# Given $n$, find $a$ and $b$ such that ${a \mod b = n}$

Let's assume I am given a positive integer $$n$$, as well as an upper limit $$L$$.

How could one find all, or at least one, possible solutions for $$a$$ and $$b$$ such that $${a \mod b = n}$$ where as $$0 <=a, b <= L$$?

• When you say $a\mod b = n$, do you mean $a \equiv n \pmod b$? Oct 25, 2018 at 15:29
• I think that by $a\mod b$ he means the rest from division $a$ by $b$. This is common notation for that Oct 25, 2018 at 15:35
• @SamStreeter I meant that $n$ is the remainder of the division $a$ by $b$ just as Jakobian said. Oct 25, 2018 at 17:04
• @766F6964 What I have written means the same thing and is more standard notation in modular arithmetic. Oct 25, 2018 at 17:37

Assuming you mean $$n$$ to be the remainder of $$\frac{a}{b}$$, you could iterate over all $$n< b \leq L$$ and compute all $$a = n+ kb$$ for $$k\geq 0$$ and $$a\leq L$$.

Edit: here is a worked example. Suppose $$n=2$$ and $$L=5$$.

$$a \mod b$$ will be smaller than $$b$$, so we must start with $$b>2$$.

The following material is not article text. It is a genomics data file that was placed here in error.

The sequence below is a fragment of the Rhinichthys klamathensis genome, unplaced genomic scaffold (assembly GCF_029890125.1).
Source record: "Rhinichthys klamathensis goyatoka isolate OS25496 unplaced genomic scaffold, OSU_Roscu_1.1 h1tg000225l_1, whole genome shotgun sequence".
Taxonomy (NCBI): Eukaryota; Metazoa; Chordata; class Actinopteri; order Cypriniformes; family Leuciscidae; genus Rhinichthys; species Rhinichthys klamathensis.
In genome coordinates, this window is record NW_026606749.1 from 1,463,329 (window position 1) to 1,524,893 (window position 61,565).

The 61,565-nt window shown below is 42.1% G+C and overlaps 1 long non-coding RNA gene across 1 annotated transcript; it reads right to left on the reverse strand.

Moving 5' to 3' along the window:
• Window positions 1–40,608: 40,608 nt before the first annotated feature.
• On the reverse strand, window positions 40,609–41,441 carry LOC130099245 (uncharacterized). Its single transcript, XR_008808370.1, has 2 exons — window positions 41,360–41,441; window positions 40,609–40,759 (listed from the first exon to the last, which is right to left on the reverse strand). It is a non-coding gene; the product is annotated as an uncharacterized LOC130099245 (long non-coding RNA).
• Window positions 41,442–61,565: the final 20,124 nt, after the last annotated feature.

For $$b=3$$, we can try: \begin{align}a = 2 + 0\cdot 3 = 2 \\a = 2+1\cdot 3 = 5\end{align} and these are the only values of $$a\leq 5$$.

For $$b=4$$, $$a=2+0 cdot 4 = 2$$ is our only result and for $$b=5$$, $$a=2+0\cdot 5 = 2$$ is our only result.

This gives us solution set $$\{(2,3), (5,3), (2,4), (2,5)\}$$

• Thanks for your reply. Do you mind adding an example with small numbers, so that it is easier to follow your approach? Also, would this work too if $n=L$ ? Oct 25, 2018 at 17:17
• I added an example @766F6964 . $n=L$ would not work because $b\leq L$ and the remainder of $\frac{a}{b}$ is less than $b$. Oct 25, 2018 at 17:38
• Thanks a lot. With your example is was able to understand everything. One more thing: Is there a formula to calculate how many combinations exist for $a$ and $b$ under $L$ without the need to calculate all of them until $b=L$ ? Oct 25, 2018 at 19:06
• Off the top of my head it should be $\sum_{b=n+1}^{L}(\lfloor\frac{a-n}{b}\rfloor+1)$ Oct 25, 2018 at 20:05

For each $$b \in \mathbb{N}$$, we have $$\{a \in \mathbb{Z} : a \equiv n \pmod b\} = \{n+kb : k \in \mathbb{Z}\}$$. Then note that $$0 \leq n+kb \leq L$$ iff $$-\frac{n}{b} \leq k \leq \frac{L-n}{b}$$.